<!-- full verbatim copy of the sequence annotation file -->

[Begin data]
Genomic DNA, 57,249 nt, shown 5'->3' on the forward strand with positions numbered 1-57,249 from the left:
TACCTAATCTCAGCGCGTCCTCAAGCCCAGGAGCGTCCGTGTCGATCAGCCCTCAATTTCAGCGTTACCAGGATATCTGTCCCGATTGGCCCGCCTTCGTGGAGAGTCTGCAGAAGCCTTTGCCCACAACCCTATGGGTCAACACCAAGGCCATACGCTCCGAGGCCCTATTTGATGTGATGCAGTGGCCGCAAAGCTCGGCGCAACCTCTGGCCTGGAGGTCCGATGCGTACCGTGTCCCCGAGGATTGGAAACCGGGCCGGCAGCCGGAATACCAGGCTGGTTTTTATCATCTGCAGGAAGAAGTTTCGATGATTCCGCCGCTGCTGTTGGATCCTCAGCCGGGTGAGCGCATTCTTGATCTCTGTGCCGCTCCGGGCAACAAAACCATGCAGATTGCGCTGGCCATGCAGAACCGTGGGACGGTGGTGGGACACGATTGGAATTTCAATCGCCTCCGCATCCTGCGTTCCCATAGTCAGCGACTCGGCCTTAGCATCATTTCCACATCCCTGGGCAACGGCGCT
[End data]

Genomic DNA, 57,249 nt, shown 5'->3' on the forward strand with positions numbered 1-57,249 from the left:
TACCTAATCTCAGCGCGTCCTCAAGCCCAGGAGCGTCCGTGTCGATCAGCCCTCAATTTCAGCGTTACCAGGATATCTGTCCCGATTGGCCCGCCTTCGTGGAGAGTCTGCAGAAGCCTTTGCCCACAACCCTATGGGTCAACACCAAGGCCATACGCTCCGAGGCCCTATTTGATGTGATGCAGTGGCCGCAAAGCTCGGCGCAACCTCTGGCCTGGAGGTCCGATGCGTACCGTGTCCCCGAGGATTGGAAACCGGGCCGGCAGCCGGAATACCAGGCTGGTTTTTATCATCTGCAGGAAGAAGTTTCGATGATTCCGCCGCTGCTGTTGGATCCTCAGCCGGGTGAGCGCATTCTTGATCTCTGTGCCGCTCCGGGCAACAAAACCATGCAGATTGCGCTGGCCATGCAGAACCGTGGGACGGTGGTGGGACACGATTGGAATTTCAATCGCCTCCGCATCCTGCGTTCCCATAGTCAGCGACTCGGCCTTAGCATCATTTCCACATCCCTGGGCAACGGCGCT